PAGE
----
Help Wanted (Chronicles 9-11)

Now that all the genealogies have been outlined (in painful detail if you’re reading the Bible, in broad, hasty brushstrokes if you’re reading this blog), something can finally happen. Terrific.

The first thing that happens in Chronicles 9 is all sorts of boring jobs get delegated. Here are some of them:

– gatekeepers: these folks guard the different meeting places and are placed on the north, south, east, and west sides (like its The Craft)

– singers: these folks were on duty “day and night” in case anybody was itching to hear some covers at 4am

– people in charge of utensils: I’m not even sure they had a full table setting established in biblical times so I guess these folks had to specialize in “the art of looking busy”

– people in charge of, specifically, “holy utensils”: I bet these folks were really snobby to the people in charge of the regular utensils

– people in charge of flat cakes: these folks were probably boring

In Chronicles 10, the Israelites go the war with the Philistines and, to be honest, I don’t know if this is new information or another recap. Regardless, the Israelites fair poorly (having no doubt been distracted by the Philistines waving copies of US Weekly at them) and Saul, who’s in charge, decides the dignified thing to do is to commit suicide. So he “fell on a sword and died” (Chr 10:5). It’s kind of unclear if God is upset by the suicide because it says only that “Saul died for his unfaithfulness; he was unfaithful to the Lord in that he did not keep the command of the Lord, and also consulted a medium, seeking guidance” (Chr 10:13). I don’t think that one can read “unfaithfulness” as representing suicide since he “died for his unfaithfulness”. That would be like saying “he killed himself because he killed himself”. It’s pretty interesting that the whole suicide thing is just passed over.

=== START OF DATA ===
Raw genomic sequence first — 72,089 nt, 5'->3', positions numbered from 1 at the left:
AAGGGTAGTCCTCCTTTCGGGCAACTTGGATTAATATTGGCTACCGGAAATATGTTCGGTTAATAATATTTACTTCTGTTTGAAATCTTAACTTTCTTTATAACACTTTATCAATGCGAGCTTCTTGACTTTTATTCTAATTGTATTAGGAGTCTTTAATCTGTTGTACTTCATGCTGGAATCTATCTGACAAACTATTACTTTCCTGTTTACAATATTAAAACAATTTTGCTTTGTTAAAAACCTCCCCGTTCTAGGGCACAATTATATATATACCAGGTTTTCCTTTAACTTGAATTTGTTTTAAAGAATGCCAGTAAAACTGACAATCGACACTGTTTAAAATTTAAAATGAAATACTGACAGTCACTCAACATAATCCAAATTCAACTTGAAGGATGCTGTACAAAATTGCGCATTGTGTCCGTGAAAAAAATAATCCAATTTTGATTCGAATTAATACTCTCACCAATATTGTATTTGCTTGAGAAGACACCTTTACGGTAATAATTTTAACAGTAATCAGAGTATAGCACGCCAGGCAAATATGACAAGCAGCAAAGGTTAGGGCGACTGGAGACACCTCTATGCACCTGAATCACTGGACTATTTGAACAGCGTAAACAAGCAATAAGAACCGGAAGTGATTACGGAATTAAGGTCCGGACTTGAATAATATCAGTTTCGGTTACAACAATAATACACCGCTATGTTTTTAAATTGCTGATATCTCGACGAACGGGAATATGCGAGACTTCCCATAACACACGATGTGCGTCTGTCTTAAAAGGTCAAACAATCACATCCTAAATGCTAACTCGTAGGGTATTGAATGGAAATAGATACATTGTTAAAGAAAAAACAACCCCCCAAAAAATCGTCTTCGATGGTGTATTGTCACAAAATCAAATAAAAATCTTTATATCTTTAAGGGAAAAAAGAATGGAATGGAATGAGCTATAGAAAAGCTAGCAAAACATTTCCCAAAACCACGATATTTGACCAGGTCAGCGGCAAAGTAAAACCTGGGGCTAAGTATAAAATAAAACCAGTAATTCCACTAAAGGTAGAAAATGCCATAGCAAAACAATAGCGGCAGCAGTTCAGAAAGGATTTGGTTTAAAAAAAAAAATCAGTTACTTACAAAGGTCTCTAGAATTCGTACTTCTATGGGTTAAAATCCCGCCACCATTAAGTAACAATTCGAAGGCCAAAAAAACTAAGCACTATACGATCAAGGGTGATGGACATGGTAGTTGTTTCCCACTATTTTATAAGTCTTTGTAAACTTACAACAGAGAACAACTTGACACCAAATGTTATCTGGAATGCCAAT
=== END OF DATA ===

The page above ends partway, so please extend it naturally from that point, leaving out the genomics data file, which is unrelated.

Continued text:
Anyway, David shows up on the scene and becomes king over Israel. He and a bunch of his buddies head down to Jerusalem (a happening place) and the people there say, “You will not come in here” (Chr 11:5). Hospitality is not their forte. David, not exactly known for rolling with the punches, takes the stronghold of Zion and makes it his pad. This is easy for him because he has a lot of friends with beefy arms.

I forget who introduced me to Homestar Runner in university but I STILL find it funny.

Published in: on August 24, 2011 at 12:04 am  Leave a Comment  
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